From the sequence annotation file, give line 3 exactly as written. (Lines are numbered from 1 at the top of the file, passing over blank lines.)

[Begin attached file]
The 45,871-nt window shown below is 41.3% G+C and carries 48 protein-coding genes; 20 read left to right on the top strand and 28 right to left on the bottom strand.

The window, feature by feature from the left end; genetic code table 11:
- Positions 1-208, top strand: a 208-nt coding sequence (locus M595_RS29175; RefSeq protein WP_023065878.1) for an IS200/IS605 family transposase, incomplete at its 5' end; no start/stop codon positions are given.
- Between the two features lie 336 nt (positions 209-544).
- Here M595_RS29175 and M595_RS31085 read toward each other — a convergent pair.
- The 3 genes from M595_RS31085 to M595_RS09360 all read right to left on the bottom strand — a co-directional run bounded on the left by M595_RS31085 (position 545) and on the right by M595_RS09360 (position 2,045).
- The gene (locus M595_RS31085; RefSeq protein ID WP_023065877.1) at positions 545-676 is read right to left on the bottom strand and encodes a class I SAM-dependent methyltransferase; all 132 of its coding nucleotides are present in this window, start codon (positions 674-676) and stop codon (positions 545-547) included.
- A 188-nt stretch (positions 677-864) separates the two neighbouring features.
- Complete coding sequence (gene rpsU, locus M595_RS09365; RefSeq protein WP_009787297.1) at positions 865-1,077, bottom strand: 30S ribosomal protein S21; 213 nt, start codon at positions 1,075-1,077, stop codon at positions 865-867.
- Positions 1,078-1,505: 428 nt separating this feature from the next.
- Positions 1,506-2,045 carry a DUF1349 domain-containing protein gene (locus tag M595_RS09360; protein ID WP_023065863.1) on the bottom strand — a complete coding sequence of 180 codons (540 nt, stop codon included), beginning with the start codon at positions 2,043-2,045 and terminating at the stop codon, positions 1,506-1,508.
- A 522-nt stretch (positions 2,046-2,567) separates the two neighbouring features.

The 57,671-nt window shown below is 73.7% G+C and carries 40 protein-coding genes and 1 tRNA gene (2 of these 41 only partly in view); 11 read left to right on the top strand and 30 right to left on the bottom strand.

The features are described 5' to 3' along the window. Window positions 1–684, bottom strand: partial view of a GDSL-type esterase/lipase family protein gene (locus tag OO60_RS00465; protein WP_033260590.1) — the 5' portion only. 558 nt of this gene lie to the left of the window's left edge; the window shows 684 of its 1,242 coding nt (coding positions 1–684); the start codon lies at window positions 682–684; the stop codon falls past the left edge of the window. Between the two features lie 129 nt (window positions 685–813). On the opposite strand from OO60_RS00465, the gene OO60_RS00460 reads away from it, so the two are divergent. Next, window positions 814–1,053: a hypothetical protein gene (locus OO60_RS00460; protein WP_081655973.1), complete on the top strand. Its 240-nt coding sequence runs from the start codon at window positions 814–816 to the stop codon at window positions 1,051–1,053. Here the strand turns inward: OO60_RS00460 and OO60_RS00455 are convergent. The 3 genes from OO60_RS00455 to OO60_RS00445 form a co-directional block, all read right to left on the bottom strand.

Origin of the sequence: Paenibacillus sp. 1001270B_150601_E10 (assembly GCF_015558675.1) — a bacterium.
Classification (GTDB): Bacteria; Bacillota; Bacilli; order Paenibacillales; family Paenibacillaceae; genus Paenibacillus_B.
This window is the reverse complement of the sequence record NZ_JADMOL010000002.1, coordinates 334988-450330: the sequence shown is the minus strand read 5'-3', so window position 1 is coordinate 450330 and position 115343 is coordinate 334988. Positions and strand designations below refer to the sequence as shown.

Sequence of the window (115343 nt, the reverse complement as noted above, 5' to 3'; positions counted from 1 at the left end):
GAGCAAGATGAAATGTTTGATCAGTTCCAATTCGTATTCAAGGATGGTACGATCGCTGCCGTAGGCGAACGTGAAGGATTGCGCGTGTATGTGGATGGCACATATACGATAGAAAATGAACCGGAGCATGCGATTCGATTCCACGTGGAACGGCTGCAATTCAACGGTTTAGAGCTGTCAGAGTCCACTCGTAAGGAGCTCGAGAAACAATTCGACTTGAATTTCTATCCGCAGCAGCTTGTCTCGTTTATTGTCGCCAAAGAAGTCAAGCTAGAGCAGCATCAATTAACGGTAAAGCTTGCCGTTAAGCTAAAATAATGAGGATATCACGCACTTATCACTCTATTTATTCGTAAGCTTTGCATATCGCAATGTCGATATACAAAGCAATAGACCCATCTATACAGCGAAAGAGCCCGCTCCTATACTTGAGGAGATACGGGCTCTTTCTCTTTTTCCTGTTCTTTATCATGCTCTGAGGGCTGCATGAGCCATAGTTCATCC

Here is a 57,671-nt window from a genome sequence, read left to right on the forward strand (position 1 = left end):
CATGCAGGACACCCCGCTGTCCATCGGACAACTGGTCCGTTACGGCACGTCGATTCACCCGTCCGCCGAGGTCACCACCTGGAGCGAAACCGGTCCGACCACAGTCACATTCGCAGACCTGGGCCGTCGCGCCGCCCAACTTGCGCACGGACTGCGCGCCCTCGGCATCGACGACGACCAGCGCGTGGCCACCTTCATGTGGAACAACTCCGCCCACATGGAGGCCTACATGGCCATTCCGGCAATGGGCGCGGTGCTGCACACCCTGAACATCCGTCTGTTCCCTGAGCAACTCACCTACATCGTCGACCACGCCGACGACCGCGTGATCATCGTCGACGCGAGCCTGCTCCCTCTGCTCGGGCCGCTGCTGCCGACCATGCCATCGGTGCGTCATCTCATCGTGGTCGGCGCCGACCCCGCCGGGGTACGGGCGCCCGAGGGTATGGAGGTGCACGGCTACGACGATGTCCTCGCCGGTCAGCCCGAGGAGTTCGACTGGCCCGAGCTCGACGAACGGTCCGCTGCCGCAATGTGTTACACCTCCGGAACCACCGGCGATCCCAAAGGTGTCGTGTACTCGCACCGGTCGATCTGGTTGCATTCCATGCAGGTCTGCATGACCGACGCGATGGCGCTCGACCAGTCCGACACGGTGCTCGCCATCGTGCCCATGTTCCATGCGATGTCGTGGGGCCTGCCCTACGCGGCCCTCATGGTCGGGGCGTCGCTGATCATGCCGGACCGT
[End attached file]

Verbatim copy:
- Positions 1-208, top strand: a 208-nt coding sequence (locus M595_RS29175; RefSeq protein WP_023065878.1) for an IS200/IS605 family transposase, incomplete at its 5' end; no start/stop codon positions are given.